14 May, 2013

The Philospher’s Preferred Instrument of Change: Tax

On ABC’s Lateline, last night, Emma Alberici interviewed Prof. Michael Sandel (the text is that of Lateline’s own transcription):

EMMA ALBERICI, PRESENTER:  Our guest tonight is the famed Harvard University professor of Government, Michael Sandel.  Newsweek calls him the most relevant living philosopher.
Well, if Newsweek praise him—
EMMA ALBERICI:  Which takes me to the dangerous political territory which you traverse in the book around climate change.  Now, you talk about this market in buying and selling the right to pollute in a way that clearly demonstrates that you’re not a fan.
What she means, by “the right to pollute”, is the lawful, industrial emitting of carbon dioxide—the trace gas which is essential for life on earth—as a byproduct, for example, of generating affordable power.
MICHAEL SANDEL: Well, I think the best way to reduce carbon emissions would be a carbon tax, which is terribly unpopular, certainly in my country and elsewhere.
This, of course, is assuming that “carbon emissions” need to be reduced on the further supposition that they cause global warming.  Strangely, for a supposed philosopher, Mandel neglects to question those pseudo-scientific assumptions.  Not so strangely, for an awarmist presenter on the awarmist ABC, Emma Alberici doesn’t bother asking her guest for evidence to support his assertions.
Some international agreements on global warming have included provisions, often at the insistence of the US, to allow countries to meet their obligations either by reducing their own emissions or by paying other countries to reduce theirs.  The worry, it seems to me, my worry, is that if we’re trying to generate a global ethic on the environment, on climate change, we're going to have to cultivate a sense that we are all in this together.  And if we allow rich countries to buy their way out of shared sacrifice, I’m concerned that this could erode the attitudes, the sense of common commitment and shared sacrifice that we will need truly to tackle the long-term challenge of reducing emissions.  So attitudes matter.  And sometimes monetary incentives can damage or erode or even corrupt attitudes that we need to support a shared public, in this case global, ethic.
So, if richer countries were to transfer more wealth to poorer countries, it would be bad because that sacrificing of money wouldn’t be as sacrificing as losing wealth by making energy less affordable for the less affluent.  Why, pray, do we even need a “global ethic”?  If global warming were truly endangering us all would not prudent, cost-effective action be more important than possibly protracted attempts to alter ethics?  Would Prof. Sandel prefer that ethical positions be shared on, say, the evils of slavery or the wickedness of the use of torture in police investigations, ere such practices be banned?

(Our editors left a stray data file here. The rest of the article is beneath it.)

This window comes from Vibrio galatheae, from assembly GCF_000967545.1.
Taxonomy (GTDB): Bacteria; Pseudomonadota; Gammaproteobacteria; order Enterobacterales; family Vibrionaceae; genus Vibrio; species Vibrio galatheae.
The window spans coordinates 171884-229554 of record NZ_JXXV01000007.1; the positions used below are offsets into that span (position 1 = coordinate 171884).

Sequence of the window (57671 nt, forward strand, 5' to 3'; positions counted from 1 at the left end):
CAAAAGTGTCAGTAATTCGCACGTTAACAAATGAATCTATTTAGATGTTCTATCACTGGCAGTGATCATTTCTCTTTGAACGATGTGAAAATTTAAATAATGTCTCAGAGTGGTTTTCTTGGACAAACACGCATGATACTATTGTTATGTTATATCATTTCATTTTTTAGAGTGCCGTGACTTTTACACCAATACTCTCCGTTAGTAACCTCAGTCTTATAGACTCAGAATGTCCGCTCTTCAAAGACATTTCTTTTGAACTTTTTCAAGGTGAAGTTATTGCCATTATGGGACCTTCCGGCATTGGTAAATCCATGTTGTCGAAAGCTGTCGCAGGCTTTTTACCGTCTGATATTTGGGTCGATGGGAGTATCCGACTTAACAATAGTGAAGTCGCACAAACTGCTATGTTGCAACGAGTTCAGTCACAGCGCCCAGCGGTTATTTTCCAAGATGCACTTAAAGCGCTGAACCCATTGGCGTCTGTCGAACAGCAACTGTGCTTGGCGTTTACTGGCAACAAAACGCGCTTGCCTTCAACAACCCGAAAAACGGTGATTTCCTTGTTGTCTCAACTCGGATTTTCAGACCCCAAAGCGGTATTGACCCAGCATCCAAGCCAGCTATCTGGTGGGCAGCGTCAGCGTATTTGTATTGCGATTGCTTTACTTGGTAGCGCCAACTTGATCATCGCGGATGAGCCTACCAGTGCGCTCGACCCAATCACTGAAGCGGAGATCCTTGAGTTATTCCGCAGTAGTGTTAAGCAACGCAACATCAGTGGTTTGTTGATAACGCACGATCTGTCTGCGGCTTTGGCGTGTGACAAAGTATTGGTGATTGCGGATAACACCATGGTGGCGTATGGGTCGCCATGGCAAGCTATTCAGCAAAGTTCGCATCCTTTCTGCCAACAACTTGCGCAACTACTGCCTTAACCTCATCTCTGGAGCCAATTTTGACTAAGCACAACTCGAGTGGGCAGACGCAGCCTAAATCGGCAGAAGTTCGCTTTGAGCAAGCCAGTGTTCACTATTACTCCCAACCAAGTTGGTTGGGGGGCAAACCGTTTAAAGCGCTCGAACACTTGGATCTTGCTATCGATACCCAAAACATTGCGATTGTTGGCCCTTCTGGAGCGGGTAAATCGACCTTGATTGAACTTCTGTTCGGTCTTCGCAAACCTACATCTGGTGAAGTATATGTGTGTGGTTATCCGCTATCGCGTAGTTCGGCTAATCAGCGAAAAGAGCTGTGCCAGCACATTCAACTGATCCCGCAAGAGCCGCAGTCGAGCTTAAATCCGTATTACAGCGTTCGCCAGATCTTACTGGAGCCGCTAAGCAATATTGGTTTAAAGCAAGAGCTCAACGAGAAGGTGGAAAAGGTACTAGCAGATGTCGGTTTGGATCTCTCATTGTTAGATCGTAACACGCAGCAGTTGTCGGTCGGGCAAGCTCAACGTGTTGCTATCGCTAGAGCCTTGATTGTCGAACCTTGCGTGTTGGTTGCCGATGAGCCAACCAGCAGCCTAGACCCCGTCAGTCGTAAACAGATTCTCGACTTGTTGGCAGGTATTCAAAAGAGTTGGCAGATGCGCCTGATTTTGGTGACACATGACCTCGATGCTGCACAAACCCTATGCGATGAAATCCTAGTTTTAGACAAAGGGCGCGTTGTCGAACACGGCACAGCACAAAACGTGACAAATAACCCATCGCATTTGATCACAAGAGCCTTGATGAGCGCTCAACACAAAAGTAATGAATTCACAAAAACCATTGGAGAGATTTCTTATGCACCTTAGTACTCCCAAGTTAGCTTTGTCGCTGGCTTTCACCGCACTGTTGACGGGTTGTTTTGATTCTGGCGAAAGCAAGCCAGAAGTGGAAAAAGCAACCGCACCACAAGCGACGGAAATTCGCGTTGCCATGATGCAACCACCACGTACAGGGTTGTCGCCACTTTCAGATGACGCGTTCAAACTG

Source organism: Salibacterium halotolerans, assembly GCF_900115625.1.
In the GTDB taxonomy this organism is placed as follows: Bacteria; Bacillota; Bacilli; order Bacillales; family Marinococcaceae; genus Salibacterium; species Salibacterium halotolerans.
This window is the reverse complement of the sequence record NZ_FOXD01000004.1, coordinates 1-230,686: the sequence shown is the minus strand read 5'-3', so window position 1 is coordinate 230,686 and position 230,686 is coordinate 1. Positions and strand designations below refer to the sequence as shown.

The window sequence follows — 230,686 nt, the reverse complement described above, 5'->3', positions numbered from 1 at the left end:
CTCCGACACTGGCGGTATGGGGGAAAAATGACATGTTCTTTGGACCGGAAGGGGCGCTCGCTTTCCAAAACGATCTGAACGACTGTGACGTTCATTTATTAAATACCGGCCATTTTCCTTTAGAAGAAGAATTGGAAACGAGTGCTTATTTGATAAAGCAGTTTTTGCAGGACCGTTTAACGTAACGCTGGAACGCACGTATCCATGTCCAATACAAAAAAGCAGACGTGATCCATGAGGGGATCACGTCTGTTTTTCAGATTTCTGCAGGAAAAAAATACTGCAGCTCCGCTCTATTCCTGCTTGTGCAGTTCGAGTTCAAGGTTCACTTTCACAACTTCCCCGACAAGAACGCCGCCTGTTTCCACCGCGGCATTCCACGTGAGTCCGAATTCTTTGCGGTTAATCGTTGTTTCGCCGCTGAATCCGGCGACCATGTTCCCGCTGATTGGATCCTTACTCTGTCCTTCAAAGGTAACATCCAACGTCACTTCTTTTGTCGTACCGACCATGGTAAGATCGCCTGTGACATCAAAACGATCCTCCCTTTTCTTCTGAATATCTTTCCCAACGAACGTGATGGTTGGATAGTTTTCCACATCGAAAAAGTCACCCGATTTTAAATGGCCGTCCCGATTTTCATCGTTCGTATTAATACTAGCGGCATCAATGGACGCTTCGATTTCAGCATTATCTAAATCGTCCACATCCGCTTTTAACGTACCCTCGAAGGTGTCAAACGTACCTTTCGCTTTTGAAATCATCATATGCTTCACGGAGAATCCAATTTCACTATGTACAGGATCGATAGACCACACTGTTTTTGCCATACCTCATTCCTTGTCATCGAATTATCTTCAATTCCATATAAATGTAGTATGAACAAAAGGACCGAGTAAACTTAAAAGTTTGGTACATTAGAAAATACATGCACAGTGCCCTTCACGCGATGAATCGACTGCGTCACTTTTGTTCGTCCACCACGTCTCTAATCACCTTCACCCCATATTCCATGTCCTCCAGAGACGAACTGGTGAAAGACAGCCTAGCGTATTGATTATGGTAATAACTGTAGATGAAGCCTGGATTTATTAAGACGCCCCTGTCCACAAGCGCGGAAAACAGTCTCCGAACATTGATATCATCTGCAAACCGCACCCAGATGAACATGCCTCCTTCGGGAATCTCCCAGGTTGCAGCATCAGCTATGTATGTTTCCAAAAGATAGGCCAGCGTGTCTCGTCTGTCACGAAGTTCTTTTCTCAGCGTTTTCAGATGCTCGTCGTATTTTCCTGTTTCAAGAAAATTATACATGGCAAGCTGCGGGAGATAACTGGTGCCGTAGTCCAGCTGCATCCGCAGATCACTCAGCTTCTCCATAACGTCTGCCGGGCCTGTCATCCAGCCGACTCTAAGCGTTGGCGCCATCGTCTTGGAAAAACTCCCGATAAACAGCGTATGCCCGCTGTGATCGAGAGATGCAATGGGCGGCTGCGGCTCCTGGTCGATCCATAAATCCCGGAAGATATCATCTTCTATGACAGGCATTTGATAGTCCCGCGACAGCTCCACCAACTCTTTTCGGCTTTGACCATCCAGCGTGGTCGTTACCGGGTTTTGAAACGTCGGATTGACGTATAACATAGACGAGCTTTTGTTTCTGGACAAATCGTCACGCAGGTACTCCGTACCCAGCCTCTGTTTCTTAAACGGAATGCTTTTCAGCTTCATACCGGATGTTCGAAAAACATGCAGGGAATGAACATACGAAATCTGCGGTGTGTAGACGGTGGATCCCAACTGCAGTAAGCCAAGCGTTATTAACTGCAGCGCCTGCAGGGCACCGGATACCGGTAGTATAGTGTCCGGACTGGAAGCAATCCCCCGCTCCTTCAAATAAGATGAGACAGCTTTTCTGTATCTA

EMMA ALBERICI:  But isn’t that problem equally levelled around the carbon tax in so far as if only one country does it – the whole idea of an emissions trading scheme was that everyone was going to be doing it together, wasn’t it?  I mean, the carbon tax will only apply in one territory.
MICHAEL SANDEL:  Well ideally I think the major countries should try to get together and agree on – to enact carbon taxes, but I think if the major economies begin to do so, I think that can have a desirable effect for others.  I’m all in favour of anything we can do internationally to create a sense of shared responsibility to tackle climate change and global warming.  My worry was that simply relying on tradeable pollution permits, giving rich countries the right essentially to buy their way out of shared sacrifice would undermine the global cooperation, the shared ethic we need as citizens of this planet to do something serious about climate change.
Right, and that “something serious” to “tackle climate change” is to ruin the economies of wealthier countries.
EMMA ALBERICI:  What are your attitudes towards the compensation element?  I mean, in this country we have a carbon tax and then in some circumstances households were overcompensated for the effect of the tax on their particular household budgets.  And we see the same thing with big corporations being compensated for the harmful effect of such a tax.
By “overcompensated” Alberici means that people have been assigned slightly more funds—taken from taxpayers—than the Government has calculated—using, too often, imagined figures—might be the average burden foisted on ordinary taxpayers by various rises in costs after the imposition of the “carbon” tax, without taking into account the deleterious effect on the economy generally.
MICHAEL SANDEL:  Well I think that trying to offset the regressive aspects of a tax, helping those who are least able to bear it, is a good way of making a carbon tax politically acceptable without putting the greatest burden on those who can least afford it.  I’m not familiar with the way the compensation works with regard to companies. But I wish that we in this country would adopt a carbon tax and helping alleviate the burden on those who can’t afford it.  Because I think it would begin to change habits and change attitudes as well as practices and the emissions themselves with regard to one of the biggest challenges long term that we face.
Well, there you go:  a philosopher, and promoter of global ethics, wants to change others’ habits, beliefs and practices; he therefore advocates that governments impose additional taxes on them in order to force the changes he supports.  How philosophical and ethical!

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